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An information Cold War

The investiture of Donald Trump as the President of the United States, coupled with the controversial report by top American intelligence and security agencies presenting explosive revelations about Russian interventions in the American presidential election, arguably represents the start of a new kind of Cold War.

This is Cold War 2.0, a so-called Information Cold War, based upon the use of information, the Internet, and information communication technologies. It is unfolding online, featuring extensive and intricate cyber attacks, cyber espionage, surveillance, hacking, trolling, and disinformation campaigns.

It is particularly nefarious due to its intimate reach into both the inner workings of many institutions and our personal lives. While it is taking place in cyberspace, it is having actual impacts on the real world as it infiltrates our everyday realities, specifically through our use of and growing dependence on information communication technologies and services.

According to Tomer Weingarten, the co-founder and CEO of the cyber security firm Sentinel One: “Governments with aggressive cyber initiatives have unprecedented, direct power over the citizens of other nations. Nations like Russia, China, and the US likely already have a stronghold on some aspect of each other’s critical infrastructure. This could mean energy grids and oil plants, or it could mean nuclear power facilities.”

It also means infiltration into social media and e-mail accounts of politicians, officials, and ordinary citizens.

This Information Cold War, in other words, is not happening in clandestine encounters in obscure government offices, or more sensationally in far-fetched James Bond action sequences, but instead in our homes, offices, and online profiles.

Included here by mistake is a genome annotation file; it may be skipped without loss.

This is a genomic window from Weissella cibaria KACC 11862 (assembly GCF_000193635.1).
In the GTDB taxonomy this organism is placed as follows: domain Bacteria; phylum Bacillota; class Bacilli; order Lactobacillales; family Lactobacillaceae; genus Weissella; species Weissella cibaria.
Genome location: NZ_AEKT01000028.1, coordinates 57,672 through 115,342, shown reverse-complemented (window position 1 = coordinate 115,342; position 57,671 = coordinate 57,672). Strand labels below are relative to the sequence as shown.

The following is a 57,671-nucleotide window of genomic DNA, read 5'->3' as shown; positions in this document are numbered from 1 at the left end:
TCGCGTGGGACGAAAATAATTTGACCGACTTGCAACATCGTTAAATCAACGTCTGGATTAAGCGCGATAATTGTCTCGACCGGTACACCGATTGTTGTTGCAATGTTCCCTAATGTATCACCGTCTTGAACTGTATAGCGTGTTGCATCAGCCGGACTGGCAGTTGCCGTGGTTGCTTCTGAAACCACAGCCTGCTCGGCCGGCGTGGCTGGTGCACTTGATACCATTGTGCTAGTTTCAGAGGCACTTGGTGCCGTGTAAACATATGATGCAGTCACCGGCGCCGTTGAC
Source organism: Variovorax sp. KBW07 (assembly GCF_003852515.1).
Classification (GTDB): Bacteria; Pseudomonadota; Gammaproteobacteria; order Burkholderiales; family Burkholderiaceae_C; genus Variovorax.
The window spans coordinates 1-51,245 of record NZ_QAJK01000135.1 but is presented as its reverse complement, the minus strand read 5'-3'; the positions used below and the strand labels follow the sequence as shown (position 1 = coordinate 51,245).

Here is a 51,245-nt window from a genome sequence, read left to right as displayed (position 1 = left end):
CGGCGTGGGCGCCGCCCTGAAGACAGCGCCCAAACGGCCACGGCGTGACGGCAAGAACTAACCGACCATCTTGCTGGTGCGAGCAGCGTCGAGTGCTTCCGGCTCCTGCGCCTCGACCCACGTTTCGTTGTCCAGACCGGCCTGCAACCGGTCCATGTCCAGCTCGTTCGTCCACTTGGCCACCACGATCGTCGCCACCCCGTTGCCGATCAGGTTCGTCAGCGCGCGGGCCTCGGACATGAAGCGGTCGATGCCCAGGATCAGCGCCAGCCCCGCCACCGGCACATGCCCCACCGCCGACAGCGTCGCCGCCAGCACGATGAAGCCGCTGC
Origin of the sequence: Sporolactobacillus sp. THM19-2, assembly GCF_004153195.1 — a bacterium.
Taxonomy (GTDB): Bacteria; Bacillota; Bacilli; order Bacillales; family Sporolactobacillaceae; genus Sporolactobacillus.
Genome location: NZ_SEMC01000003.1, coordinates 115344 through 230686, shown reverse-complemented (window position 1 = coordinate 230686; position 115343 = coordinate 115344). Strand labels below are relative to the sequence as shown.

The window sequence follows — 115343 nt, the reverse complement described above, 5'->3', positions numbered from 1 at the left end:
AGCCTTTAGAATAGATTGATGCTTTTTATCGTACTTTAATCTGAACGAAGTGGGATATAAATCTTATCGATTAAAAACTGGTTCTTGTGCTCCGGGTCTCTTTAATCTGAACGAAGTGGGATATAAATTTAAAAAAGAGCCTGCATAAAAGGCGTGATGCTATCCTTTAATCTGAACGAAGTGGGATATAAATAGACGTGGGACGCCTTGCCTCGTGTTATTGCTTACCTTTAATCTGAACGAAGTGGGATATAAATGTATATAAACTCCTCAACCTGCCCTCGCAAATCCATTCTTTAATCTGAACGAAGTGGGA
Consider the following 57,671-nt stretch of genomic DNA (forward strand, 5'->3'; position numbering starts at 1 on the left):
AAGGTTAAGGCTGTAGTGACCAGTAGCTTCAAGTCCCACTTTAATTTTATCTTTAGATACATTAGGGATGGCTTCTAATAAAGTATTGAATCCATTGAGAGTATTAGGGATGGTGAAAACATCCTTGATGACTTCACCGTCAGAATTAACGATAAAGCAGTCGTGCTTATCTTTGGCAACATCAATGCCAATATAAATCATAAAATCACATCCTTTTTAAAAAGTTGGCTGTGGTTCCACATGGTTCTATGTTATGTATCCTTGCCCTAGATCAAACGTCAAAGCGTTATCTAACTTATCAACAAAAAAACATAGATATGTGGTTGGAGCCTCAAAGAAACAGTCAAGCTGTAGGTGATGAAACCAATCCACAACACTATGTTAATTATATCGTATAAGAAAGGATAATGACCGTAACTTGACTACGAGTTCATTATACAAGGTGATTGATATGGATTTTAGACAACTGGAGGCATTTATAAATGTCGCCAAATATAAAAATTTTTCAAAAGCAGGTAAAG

It is appearing as fake news, disinformation, and trolling on our personal Facebook newsfeeds and Twitter accounts. It is covertly monitoring, and simultaneously attacking, our databases, cloud computing services, and other digital information assets. It is affecting democratic processes and decisions.

It is using information to target, not some remote political policy or abstract ideology, but our everyday lives. Indeed, this Information Cold War is arguably more dramatic than the previous one because now there exist the cyber tools to infiltrate, interfere, and intervene in our lived reality.

Perhaps the most troubling development in this Information Cold War is the revelations of alleged Russian interference in the recent American presidential elections. According to the CIA, FBI, and the National Security Agency, the Kremlin allegedly played an active role in spreading disinformation about the American presidential candidates and other politicians across the Internet.

It is alleged that Russian President Vladimir Putin and his government conducted, and continue to engage in, an information war against the United States in order to undermine its political institutions, media organisations, politicians, and public discourse.

It outlines sophisticated Russian cyber attacks, hacking, and other dark activities aimed at a diverse array of American targets including Hillary Clinton and her campaign staff, the Democratic Party, government departments at all levels, electoral boards, as well as banks, corporations, and universities.

We cannot have a situation in which suddenly this becomes the Wild West, where countries that have significant cyber capacity start engaging in unhealthy competition

Most damningly, this report states that “Putin and the Russian government aspired to help Trump’s election chances when possible by discrediting Secretary Clinton and publicly contrasting her unfavourably to him”. The report claims, in other words, that the Kremlin orchestrated a complicated multipart information attack aiming to denigrate Clinton and assist in a Trump triumph.

Although it was done on computers, networks, and servers far from the US, it had actual impact in the US itself. Indeed, this alleged Russian interference struck at the very core of American democracy.